On the night of April 2, Pham Thi Hue, a 23-year-old whose positive attitude and unwavering perseverance in her fight against cancer served as an inspiration to countless Vietnamese, passed away after a seven-year battle with the deadly disease.
Hue, hailing from the northern province of Thai Binh, was known to the public as an inspirational amateur actress who refused to let being an end-stage cancer patient affect her optimistic attitude toward life.
She used to say she would live “a hundred years in a day” as long as she remained alive and, despite her illness, she truly lived up to that motto.
Despite being diagnosed with cancer at age 16, Hue graduated from high school and went on to earn an undergraduate degree at the Hanoi University of Agriculture, finishing her college career with top marks.
|Pham Thi Hue poses in her graduation gown at the end of 2018. Photo: Supplied|
Hue first became known to many throughout the country for playing Lien, also a cancer patient, in Memento Mori – Remember That You Will Die, a theatrical performance starring amateur actors and actresses suffering deadly diseases similar to those dogging the characters they played in order to help the audience better understand the illness and the suffering of each patient.
Two months ago, Hue and her mother traveled from their hometown to Hanoi to visit the National Coordinating Center for Human Organ Transplantation in the Vietnam-German Hospital so that Hue could register as a donor.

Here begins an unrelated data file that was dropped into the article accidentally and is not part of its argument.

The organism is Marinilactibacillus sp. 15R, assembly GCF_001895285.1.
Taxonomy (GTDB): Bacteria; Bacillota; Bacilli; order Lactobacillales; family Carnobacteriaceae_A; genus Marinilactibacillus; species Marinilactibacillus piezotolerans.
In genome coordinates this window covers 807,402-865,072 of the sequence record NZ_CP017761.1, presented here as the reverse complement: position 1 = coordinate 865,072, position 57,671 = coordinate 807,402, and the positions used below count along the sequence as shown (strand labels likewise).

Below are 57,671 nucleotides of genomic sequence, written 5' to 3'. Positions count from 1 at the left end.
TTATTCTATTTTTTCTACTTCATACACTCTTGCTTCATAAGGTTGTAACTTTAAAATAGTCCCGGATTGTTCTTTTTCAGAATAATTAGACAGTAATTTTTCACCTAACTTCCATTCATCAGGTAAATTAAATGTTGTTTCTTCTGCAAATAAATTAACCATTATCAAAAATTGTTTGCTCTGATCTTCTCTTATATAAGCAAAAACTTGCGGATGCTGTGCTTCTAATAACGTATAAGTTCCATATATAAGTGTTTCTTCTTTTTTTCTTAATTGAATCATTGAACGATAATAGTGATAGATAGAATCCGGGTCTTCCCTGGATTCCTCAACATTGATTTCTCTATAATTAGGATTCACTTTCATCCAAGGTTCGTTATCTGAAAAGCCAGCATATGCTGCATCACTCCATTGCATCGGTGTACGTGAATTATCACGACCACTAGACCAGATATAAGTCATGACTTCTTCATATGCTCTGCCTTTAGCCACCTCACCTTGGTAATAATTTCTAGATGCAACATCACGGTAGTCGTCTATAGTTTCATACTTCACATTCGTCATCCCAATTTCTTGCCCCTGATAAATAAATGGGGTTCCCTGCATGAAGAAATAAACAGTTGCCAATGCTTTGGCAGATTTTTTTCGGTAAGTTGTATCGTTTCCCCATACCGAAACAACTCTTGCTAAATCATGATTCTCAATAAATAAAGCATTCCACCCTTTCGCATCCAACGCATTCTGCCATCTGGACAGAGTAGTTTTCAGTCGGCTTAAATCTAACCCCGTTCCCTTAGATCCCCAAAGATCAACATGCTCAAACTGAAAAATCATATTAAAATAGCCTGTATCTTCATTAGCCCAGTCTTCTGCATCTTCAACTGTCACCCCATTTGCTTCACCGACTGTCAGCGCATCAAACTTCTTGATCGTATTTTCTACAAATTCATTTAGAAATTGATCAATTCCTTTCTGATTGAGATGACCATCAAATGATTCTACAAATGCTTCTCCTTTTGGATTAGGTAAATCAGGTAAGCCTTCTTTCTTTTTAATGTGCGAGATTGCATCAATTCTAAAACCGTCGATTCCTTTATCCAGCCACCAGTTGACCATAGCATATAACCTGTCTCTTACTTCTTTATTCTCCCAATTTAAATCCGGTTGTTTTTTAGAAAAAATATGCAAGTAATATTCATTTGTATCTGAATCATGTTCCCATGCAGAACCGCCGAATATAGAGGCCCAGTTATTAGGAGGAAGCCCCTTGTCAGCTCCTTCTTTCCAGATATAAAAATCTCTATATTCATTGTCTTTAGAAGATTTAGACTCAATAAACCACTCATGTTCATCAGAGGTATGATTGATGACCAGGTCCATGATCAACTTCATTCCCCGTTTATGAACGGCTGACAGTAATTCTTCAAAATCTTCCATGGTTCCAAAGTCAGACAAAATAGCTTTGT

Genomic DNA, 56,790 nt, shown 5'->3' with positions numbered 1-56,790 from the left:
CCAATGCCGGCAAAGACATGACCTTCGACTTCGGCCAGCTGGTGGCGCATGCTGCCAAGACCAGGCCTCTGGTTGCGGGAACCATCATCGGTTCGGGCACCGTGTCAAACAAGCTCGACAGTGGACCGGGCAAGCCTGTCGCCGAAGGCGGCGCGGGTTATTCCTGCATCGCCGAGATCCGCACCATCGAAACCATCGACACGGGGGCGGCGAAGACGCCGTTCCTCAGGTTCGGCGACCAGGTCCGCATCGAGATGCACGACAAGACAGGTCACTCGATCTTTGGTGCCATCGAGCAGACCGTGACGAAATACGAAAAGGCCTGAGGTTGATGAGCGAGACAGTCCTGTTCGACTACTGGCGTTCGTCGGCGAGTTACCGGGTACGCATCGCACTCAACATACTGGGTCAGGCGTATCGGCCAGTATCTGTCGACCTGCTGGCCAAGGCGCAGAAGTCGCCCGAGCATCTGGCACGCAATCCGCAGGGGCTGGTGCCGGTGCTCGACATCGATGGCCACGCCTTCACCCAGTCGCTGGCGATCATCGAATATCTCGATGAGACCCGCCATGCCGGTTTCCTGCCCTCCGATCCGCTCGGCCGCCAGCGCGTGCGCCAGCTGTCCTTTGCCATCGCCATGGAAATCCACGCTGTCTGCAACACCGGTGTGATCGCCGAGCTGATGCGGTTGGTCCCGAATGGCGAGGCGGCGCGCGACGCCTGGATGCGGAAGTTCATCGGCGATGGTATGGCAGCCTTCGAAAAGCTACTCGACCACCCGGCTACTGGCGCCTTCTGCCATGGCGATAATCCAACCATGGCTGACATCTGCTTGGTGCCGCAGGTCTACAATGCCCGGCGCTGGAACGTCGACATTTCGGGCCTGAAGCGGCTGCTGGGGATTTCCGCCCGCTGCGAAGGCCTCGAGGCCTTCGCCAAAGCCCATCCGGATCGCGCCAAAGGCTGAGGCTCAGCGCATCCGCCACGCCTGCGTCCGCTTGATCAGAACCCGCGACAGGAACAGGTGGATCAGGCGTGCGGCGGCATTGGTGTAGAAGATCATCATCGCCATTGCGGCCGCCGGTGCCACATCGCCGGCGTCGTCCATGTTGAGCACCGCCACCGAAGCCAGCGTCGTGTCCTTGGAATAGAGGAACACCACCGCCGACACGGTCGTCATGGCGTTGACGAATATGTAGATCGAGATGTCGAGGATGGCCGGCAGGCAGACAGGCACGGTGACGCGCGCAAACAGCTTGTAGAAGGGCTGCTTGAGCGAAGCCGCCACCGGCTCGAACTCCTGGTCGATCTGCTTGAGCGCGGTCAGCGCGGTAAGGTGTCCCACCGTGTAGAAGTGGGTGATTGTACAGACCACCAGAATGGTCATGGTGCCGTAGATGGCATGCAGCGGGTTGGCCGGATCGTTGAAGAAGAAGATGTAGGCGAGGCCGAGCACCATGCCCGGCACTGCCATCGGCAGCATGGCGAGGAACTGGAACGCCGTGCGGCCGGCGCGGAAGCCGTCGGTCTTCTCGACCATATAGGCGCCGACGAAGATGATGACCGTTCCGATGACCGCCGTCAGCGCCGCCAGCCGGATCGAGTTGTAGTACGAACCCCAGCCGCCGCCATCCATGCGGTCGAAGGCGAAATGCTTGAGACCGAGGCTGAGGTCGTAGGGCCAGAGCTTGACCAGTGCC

In her meeting at the center, Hue asked the staff which organs she could donate while listening to them explain different options, but “none of them fit her case,” said Dang Hoang Giang, a social activist who directed the Momento Mori play.
In the end, Hue found that she would only be able to donate her corneas, the only parts of her body that were not affected by chemotherapy.
The only thing left to do was decide who would contact the transplant center when “the time” came. Solemnly, they wrote in her mother’s name and phone number and were given an organ donor registration card with her photo printed on it.
That was the last time the 23-year-old amateur actress saw Hanoi, the city in which she spent most of her youth.
|Pham Thi Hue takes a selfie with her fellow actors and actresses in the Momento Mori theatrical play. Photo: M. Vinh / Tuoi Tre|
Hue passed away at home on the night of April 2, ending a six-year, 11-month battle with cancer.
However, her dream of using her body to help others was unable to be realized.
Upon her death she was diagnosed with hepatitis B, preventing her from donating corneas.
“I will always remember Hue as a fighter,” Nguyen Huu Hoang, director of the eye bank at Central Eye Hospital in Hanoi, said, adding that she truly spent her life living up to her motto of “living a hundred years in a day."
“The pain brought by cancer is even scarier than death, but once I die I will not know pain, sadness, or happiness. I just want to live,” Hue once told an audience in a sharing session after a play.
As she neared the end, Hue began to struggle with simple tasks – sitting, lying down, or moving – but even then, she refused to let a smile flee from her face.
In addition to Momento Mori, Hue participated in Hay nho, ban con song (Remember, You Are Still Alive), a documentary detailing her life.
The documentary serves as a reminder that even though we may not be able to choose the circumstances of our lives, we do have a choice in how we face them.
Hue decided that she would not let the fatal illness ruin the little time she had left and fully lived every second she had.